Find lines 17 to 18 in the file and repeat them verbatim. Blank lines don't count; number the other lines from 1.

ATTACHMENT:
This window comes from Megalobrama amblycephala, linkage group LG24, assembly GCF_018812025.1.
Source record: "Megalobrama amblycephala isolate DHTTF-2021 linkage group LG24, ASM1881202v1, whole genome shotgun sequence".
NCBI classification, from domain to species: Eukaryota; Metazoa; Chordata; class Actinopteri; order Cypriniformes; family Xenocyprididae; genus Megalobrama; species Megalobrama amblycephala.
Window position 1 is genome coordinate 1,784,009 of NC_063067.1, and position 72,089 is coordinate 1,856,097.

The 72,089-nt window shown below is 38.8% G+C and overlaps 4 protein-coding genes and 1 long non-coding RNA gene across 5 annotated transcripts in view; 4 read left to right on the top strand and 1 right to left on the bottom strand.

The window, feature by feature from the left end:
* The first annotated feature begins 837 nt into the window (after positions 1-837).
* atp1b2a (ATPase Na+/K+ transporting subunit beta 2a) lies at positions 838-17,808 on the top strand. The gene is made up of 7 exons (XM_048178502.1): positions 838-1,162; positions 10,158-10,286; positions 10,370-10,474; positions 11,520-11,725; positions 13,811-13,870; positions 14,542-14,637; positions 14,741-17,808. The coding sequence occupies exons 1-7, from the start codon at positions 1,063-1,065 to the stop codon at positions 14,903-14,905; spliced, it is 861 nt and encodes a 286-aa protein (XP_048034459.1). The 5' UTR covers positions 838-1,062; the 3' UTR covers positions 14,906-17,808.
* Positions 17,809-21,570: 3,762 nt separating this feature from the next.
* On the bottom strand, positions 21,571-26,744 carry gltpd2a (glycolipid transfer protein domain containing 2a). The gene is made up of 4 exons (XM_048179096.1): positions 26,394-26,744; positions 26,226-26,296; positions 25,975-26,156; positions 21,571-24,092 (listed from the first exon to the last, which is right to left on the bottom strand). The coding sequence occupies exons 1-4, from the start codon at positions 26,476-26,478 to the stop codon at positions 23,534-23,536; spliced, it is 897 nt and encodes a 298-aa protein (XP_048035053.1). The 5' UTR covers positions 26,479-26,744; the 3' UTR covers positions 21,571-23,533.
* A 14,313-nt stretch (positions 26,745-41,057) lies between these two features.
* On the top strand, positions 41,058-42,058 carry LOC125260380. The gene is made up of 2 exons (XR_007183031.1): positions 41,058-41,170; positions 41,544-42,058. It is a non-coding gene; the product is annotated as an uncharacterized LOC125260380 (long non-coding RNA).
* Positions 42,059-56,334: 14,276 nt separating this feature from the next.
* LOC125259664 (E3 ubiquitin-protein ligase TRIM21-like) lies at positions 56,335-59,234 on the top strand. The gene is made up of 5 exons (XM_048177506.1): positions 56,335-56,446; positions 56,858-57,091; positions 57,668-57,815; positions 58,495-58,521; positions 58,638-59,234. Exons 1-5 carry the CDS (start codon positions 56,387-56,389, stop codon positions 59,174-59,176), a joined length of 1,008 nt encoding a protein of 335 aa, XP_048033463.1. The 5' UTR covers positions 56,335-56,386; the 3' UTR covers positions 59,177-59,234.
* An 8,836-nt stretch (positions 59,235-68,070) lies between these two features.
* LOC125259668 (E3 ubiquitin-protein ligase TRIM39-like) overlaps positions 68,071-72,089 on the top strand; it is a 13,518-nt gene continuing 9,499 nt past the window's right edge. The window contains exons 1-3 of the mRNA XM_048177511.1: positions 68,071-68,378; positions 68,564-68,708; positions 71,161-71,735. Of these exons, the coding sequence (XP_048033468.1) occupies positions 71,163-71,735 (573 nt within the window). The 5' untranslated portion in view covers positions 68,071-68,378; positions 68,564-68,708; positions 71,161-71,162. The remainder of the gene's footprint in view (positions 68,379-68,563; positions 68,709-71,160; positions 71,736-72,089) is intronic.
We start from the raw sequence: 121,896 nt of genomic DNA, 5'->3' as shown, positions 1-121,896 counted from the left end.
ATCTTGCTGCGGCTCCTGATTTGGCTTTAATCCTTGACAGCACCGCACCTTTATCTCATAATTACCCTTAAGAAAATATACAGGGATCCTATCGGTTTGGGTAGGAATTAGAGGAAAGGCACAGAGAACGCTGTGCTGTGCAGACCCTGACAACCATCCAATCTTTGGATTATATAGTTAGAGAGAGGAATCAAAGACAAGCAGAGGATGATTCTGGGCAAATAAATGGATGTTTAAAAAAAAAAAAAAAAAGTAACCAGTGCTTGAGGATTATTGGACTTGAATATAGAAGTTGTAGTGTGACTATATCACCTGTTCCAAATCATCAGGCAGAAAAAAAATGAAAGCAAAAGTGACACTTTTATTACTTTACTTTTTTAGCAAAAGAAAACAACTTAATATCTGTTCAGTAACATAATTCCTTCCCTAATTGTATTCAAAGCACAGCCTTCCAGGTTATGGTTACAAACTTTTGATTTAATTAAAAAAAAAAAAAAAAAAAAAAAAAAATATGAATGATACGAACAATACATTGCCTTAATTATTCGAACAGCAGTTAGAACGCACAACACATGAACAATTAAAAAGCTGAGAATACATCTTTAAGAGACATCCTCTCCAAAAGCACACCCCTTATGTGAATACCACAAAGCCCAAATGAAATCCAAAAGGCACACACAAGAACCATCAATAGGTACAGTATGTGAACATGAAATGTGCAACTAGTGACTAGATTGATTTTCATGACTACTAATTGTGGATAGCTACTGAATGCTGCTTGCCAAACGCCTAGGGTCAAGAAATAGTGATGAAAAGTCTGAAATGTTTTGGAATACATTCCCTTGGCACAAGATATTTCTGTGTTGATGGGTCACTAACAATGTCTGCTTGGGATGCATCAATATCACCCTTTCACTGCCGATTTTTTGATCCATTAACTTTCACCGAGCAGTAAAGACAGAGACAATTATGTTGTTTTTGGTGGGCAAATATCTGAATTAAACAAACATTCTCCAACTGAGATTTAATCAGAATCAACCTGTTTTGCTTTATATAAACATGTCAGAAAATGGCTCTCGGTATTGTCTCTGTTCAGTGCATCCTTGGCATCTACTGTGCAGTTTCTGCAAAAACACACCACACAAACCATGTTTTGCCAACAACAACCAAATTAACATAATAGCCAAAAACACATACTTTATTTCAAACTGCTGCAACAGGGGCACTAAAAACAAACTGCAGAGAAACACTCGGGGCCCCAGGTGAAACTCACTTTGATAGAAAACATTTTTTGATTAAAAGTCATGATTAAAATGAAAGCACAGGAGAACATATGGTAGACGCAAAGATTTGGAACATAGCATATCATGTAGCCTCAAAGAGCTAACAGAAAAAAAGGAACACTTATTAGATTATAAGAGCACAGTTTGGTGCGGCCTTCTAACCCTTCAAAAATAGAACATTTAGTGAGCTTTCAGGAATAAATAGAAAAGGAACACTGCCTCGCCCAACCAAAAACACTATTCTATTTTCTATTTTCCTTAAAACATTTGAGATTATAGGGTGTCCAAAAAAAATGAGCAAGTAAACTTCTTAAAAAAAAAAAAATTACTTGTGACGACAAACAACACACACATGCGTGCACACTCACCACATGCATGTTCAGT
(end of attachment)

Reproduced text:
We start from the raw sequence: 121,896 nt of genomic DNA, 5'->3' as shown, positions 1-121,896 counted from the left end.
ATCTTGCTGCGGCTCCTGATTTGGCTTTAATCCTTGACAGCACCGCACCTTTATCTCATAATTACCCTTAAGAAAATATACAGGGATCCTATCGGTTTGGGTAGGAATTAGAGGAAAGGCACAGAGAACGCTGTGCTGTGCAGACCCTGACAACCATCCAATCTTTGGATTATATAGTTAGAGAGAGGAATCAAAGACAAGCAGAGGATGATTCTGGGCAAATAAATGGATGTTTAAAAAAAAAAAAAAAAAGTAACCAGTGCTTGAGGATTATTGGACTTGAATATAGAAGTTGTAGTGTGACTATATCACCTGTTCCAAATCATCAGGCAGAAAAAAAATGAAAGCAAAAGTGACACTTTTATTACTTTACTTTTTTAGCAAAAGAAAACAACTTAATATCTGTTCAGTAACATAATTCCTTCCCTAATTGTATTCAAAGCACAGCCTTCCAGGTTATGGTTACAAACTTTTGATTTAATTAAAAAAAAAAAAAAAAAAAAAAAAAAATATGAATGATACGAACAATACATTGCCTTAATTATTCGAACAGCAGTTAGAACGCACAACACATGAACAATTAAAAAGCTGAGAATACATCTTTAAGAGACATCCTCTCCAAAAGCACACCCCTTATGTGAATACCACAAAGCCCAAATGAAATCCAAAAGGCACACACAAGAACCATCAATAGGTACAGTATGTGAACATGAAATGTGCAACTAGTGACTAGATTGATTTTCATGACTACTAATTGTGGATAGCTACTGAATGCTGCTTGCCAAACGCCTAGGGTCAAGAAATAGTGATGAAAAGTCTGAAATGTTTTGGAATACATTCCCTTGGCACAAGATATTTCTGTGTTGATGGGTCACTAACAATGTCTGCTTGGGATGCATCAATATCACCCTTTCACTGCCGATTTTTTGATCCATTAACTTTCACCGAGCAGTAAAGACAGAGACAATTATGTTGTTTTTGGTGGGCAAATATCTGAATTAAACAAACATTCTCCAACTGAGATTTAATCAGAATCAACCTGTTTTGCTTTATATAAACATGTCAGAAAATGGCTCTCGGTATTGTCTCTGTTCAGTGCATCCTTGGCATCTACTGTGCAGTTTCTGCAAAAACACACCACACAAACCATGTTTTGCCAACAACAACCAAATTAACATAATAGCCAAAAACACATACTTTATTTCAAACTGCTGCAACAGGGGCACTAAAAACAAACTGCAGAGAAACACTCGGGGCCCCAGGTGAAACTCACTTTGATAGAAAACATTTTTTGATTAAAAGTCATGATTAAAATGAAAGCACAGGAGAACATATGGTAGACGCAAAGATTTGGAACATAGCATATCATGTAGCCTCAAAGAGCTAACAGAAAAAAAGGAACACTTATTAGATTATAAGAGCACAGTTTGGTGCGGCCTTCTAACCCTTCAAAAATAGAACATTTAGTGAGCTTTCAGGAATAAATAGAAAAGGAACACTGCCTCGCCCAACCAAAAACACTATTCTATTTTCTATTTTCCTTAAAACATTTGAGATTATAGGGTGTCCAAAAAAAATGAGCAAGTAAACTTCTTAAAAAAAAAAAAATTACTTGTGACGACAAACAACACACACATGCGTGCACACTCACCACATGCATGTTCAGT